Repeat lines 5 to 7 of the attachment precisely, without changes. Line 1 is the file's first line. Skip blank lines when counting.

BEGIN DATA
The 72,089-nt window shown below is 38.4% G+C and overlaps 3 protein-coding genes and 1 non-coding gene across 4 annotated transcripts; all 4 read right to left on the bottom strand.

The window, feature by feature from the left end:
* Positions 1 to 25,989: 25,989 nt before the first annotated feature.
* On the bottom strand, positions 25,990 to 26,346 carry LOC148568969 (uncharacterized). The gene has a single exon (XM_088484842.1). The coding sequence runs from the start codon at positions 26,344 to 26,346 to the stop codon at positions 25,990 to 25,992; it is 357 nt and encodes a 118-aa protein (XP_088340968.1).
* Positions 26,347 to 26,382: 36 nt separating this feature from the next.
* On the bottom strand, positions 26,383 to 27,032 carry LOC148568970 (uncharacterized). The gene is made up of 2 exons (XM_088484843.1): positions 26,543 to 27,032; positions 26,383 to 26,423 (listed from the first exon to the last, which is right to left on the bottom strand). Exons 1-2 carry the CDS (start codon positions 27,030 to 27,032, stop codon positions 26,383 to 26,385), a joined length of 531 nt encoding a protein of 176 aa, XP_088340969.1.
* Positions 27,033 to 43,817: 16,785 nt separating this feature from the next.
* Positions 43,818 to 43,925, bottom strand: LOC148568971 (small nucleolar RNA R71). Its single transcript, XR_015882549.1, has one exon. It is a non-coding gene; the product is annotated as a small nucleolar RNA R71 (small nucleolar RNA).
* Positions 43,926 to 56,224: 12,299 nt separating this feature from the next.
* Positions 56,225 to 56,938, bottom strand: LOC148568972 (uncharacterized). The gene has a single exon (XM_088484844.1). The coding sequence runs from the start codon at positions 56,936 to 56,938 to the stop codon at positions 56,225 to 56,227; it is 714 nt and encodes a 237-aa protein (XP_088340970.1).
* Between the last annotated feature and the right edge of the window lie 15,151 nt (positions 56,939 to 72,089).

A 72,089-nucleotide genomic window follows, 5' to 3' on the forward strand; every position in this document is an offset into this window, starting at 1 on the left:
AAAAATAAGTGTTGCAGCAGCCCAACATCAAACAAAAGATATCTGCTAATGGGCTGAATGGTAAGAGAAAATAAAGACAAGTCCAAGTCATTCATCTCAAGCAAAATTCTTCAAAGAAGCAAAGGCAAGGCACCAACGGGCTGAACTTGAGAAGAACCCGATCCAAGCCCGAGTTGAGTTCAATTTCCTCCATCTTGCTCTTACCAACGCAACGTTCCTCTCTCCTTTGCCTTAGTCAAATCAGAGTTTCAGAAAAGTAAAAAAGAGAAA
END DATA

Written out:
* Positions 26,347 to 26,382: 36 nt separating this feature from the next.
* On the bottom strand, positions 26,383 to 27,032 carry LOC148568970 (uncharacterized). The gene is made up of 2 exons (XM_088484843.1): positions 26,543 to 27,032; positions 26,383 to 26,423 (listed from the first exon to the last, which is right to left on the bottom strand). Exons 1-2 carry the CDS (start codon positions 27,030 to 27,032, stop codon positions 26,383 to 26,385), a joined length of 531 nt encoding a protein of 176 aa, XP_088340969.1.
* Positions 27,033 to 43,817: 16,785 nt separating this feature from the next.